The media should show war in all its gore and glory as it really happens. This can be accomplished through many forms of media, such as movies, photography, and articles. However, not all of the public wants this unfiltered exposure to war. The media has an obligation to present war as it really is while still providing measures to enable individuals and communities to choose whether to be exposed to objectionable materials.
“Saving Private Ryan” is an American epic war film that takes place during the Normandy invasion of World War II. It was filmed in 1998 and was given a R rating because it contains many war-filled scenes that expose the gruesome truth of war. Within the first forty minutes of the movie you see hundreds of soldiers arriving in ships to invade Normandy. A large number of those soldiers were shot and killed by opposing forces before they ever even made it to the shore. The explosions and gun shots were audibly and visually real that it appeared the soldiers had no chance of escaping the massacre that enclosed on them as they made their way through the waves onto the beach. The waves of the ocean were no longer blue; they were an awful blood stained color that cast around the lifeless bodies on the shore with ease. Could hundreds of soldiers, just in this one mission, really have been slaughtered by the enemy? Yes. “Saving Private Ryan” is the perfect example of how the media can expose the struggles soldiers experience while fighting for the freedom of their country.
Another poignant way the media portrays war is through photography. James Nachtwey is a photographer who exposes the horrid truth of war through his un-filtered photography. These photos are filled with the intense sadness and shocking devastation communities endure as a result of war all over the world. The human rights violations that can be seen in Mr. Nachtwey’s photos leave viewers appaled. The pictures he capture open the eyes of millions and give them the most honest, true news reports of what is really happening overseas and even in the United States. He talks about his photos and his experiences in a TED video at “James Nachtwey: My photographs bear witness, http://www.ted.com/talks/james_nachtwey_s_searing_pictures_of_war.html”. Mr. Nachtwey feels that photographs are much more powerful than the words of government officials because they have the power to fuel and guide many movements towards peace. He believes “that a picture that revealed the true face of war would almost by definition be an anti-war photograph.” Photographs are one of the few ways media can honestly show the world what is happening at war because it is hard evidence that clearly demonstrates the brutality of war.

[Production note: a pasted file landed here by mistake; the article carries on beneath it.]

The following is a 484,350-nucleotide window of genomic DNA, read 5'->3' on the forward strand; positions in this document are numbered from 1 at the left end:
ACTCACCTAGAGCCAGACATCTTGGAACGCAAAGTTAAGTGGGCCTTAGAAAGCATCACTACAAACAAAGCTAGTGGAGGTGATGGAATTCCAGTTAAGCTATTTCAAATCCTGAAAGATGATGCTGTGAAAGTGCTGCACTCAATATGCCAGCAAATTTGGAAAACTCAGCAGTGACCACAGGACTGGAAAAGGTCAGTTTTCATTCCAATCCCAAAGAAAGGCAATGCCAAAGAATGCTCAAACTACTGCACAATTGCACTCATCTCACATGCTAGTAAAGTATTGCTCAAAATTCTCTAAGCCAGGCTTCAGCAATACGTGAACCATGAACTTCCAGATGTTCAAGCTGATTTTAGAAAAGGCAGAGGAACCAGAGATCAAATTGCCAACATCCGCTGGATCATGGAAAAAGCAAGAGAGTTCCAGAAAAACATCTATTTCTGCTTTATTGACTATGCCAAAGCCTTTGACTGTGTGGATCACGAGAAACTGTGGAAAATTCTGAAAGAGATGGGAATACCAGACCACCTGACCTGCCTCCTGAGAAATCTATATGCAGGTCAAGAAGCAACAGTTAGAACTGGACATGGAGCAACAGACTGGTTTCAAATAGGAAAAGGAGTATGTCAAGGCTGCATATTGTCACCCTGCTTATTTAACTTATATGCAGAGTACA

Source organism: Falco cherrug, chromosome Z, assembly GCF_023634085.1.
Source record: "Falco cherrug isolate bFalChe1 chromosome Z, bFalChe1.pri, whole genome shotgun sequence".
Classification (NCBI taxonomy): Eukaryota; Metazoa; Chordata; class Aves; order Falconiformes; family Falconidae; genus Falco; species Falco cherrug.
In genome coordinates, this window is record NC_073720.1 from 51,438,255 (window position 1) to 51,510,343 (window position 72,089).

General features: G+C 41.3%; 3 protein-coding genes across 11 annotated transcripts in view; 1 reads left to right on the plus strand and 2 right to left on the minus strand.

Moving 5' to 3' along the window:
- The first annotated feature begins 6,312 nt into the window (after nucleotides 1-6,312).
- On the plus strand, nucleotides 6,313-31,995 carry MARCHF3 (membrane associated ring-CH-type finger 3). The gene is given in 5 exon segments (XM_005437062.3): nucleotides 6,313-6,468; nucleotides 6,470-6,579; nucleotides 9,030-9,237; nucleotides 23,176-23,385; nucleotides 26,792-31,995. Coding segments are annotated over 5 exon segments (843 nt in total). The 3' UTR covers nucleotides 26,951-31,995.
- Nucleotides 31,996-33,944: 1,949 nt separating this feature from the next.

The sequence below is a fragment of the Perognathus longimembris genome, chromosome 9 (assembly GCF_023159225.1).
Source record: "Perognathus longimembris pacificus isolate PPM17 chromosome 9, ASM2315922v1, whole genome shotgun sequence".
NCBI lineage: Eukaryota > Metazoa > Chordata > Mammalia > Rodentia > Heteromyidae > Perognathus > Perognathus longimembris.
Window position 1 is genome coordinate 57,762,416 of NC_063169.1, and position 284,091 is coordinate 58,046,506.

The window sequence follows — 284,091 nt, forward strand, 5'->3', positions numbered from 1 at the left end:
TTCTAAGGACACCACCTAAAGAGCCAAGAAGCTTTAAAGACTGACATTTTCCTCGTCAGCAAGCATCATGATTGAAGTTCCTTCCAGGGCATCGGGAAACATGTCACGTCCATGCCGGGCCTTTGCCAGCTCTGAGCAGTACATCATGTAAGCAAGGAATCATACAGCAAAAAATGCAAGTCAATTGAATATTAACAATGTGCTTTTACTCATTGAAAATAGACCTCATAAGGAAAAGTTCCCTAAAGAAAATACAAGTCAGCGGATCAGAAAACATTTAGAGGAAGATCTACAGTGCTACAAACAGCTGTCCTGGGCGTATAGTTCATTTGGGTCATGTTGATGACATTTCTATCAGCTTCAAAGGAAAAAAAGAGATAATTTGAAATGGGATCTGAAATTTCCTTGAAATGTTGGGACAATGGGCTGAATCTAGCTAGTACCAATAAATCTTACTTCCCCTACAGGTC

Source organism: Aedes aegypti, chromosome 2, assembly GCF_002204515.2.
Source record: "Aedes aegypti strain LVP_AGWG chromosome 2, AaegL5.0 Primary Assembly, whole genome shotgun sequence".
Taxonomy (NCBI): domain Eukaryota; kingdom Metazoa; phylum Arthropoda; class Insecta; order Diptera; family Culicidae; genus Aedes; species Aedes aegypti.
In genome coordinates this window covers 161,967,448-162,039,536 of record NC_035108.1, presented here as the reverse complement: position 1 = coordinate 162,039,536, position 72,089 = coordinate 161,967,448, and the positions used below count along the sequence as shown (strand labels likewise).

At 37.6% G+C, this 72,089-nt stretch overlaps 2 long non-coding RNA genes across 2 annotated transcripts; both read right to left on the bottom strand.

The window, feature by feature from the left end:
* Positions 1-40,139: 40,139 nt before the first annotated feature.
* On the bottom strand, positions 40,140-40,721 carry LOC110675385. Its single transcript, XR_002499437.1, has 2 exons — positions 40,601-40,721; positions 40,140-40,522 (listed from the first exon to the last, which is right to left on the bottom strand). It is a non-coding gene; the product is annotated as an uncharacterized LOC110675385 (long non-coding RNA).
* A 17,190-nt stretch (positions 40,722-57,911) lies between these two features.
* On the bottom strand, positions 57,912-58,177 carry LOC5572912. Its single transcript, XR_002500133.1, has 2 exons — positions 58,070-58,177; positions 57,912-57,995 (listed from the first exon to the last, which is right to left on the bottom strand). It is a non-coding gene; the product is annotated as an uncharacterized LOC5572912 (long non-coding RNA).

“The Consequences of War: A Veteran’s Story”, is an article written by Glenna Tinney in 2012 that portrays the struggles soldiers face after returning home and the effects post-traumatic stress disorder can have on the soldier’s family. This article is about a girl who, when she was younger, did not understand what her father was going through as a retired soldier. However, as she grew up, she began to truly understand the severity of his invisible scars. She says, “I understand now that he had undiagnosed and untreated combat-related, post-traumatic stress disorder (PTSD) and depression that he self-medicated with alcohol.” Sadly, this was not limited to her father. Many soldiers suffer from post-traumatic stress disorder and depression after returning home from war. Often, they believe that alcohol or other drugs are the only solution. Ms. Tinney’s father is just one example of how war can change a soldier and affect every aspect of his/her…